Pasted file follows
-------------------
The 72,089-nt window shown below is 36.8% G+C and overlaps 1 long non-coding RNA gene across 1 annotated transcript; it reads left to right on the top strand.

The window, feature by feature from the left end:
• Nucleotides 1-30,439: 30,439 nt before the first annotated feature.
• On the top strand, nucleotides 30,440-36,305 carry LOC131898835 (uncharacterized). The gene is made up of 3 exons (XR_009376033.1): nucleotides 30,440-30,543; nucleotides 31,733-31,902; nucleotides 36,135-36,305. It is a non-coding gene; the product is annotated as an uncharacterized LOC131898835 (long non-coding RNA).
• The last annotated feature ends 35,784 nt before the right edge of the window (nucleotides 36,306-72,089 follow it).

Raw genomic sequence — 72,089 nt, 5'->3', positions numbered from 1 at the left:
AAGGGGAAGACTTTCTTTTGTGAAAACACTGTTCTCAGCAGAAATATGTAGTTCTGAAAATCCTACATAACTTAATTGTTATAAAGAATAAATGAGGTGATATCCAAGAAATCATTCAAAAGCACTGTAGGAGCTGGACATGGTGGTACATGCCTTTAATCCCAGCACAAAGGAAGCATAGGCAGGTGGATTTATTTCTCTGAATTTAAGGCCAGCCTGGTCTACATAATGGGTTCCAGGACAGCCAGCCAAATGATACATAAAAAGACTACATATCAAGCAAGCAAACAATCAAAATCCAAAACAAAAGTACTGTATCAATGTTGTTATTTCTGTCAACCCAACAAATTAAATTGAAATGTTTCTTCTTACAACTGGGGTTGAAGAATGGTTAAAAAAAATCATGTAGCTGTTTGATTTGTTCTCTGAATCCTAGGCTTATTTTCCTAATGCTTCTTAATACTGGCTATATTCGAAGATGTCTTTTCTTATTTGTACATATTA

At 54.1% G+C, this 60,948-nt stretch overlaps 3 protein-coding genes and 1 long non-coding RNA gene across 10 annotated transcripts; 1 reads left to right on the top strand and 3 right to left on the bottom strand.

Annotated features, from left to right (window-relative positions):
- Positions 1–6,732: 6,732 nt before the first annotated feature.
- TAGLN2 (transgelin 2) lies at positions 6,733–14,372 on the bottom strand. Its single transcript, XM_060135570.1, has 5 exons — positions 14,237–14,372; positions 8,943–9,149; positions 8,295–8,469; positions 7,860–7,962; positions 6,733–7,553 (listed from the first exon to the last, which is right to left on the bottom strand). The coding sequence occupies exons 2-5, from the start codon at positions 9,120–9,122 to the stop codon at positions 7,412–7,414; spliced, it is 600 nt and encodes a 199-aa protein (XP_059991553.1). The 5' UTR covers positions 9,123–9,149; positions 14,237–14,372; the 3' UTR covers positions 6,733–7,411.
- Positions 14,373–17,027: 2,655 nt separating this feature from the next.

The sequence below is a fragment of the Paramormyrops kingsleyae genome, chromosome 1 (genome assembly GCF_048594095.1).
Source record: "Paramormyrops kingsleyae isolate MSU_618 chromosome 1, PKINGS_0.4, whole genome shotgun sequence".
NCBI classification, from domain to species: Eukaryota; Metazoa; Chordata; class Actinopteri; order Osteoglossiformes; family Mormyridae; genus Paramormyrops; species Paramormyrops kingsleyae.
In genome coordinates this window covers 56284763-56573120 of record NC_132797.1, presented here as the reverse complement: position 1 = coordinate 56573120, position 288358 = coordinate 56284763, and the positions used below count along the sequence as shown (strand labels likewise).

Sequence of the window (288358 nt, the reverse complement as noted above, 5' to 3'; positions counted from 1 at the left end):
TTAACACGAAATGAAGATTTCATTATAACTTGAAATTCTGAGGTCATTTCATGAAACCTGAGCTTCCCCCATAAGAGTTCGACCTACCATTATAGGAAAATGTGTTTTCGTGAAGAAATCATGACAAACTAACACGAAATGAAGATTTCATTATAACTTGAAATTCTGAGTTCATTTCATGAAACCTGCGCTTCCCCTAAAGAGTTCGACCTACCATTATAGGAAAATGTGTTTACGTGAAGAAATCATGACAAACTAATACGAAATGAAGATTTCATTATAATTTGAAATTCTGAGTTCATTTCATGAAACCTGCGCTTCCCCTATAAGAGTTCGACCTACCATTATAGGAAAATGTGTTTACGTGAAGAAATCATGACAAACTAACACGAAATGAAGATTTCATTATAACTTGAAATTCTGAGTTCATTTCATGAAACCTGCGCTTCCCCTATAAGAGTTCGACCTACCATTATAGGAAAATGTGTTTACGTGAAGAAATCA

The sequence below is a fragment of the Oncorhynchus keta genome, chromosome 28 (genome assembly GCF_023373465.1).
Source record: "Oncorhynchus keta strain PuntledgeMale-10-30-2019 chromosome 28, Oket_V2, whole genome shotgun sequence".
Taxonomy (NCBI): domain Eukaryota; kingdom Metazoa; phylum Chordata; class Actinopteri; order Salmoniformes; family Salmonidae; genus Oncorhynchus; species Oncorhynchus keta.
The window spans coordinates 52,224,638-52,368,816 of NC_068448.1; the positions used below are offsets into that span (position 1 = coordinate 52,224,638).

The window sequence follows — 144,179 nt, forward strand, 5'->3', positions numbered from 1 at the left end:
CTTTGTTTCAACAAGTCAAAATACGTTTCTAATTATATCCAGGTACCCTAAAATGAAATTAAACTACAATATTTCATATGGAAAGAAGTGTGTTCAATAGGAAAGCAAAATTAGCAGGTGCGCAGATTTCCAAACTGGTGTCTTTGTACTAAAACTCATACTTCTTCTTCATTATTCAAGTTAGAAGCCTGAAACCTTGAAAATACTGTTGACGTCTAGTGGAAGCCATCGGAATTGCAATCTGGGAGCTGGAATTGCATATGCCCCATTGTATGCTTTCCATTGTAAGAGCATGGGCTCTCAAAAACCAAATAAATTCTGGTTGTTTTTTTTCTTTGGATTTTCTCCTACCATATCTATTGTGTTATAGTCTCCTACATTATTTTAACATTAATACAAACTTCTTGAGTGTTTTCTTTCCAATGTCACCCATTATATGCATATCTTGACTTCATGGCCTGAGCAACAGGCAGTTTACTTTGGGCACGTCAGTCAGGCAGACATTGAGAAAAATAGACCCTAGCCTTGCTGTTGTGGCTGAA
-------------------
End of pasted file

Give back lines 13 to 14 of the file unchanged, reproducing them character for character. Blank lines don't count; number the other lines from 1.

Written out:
The sequence below is a fragment of the Paramormyrops kingsleyae genome, chromosome 1 (genome assembly GCF_048594095.1).
Source record: "Paramormyrops kingsleyae isolate MSU_618 chromosome 1, PKINGS_0.4, whole genome shotgun sequence".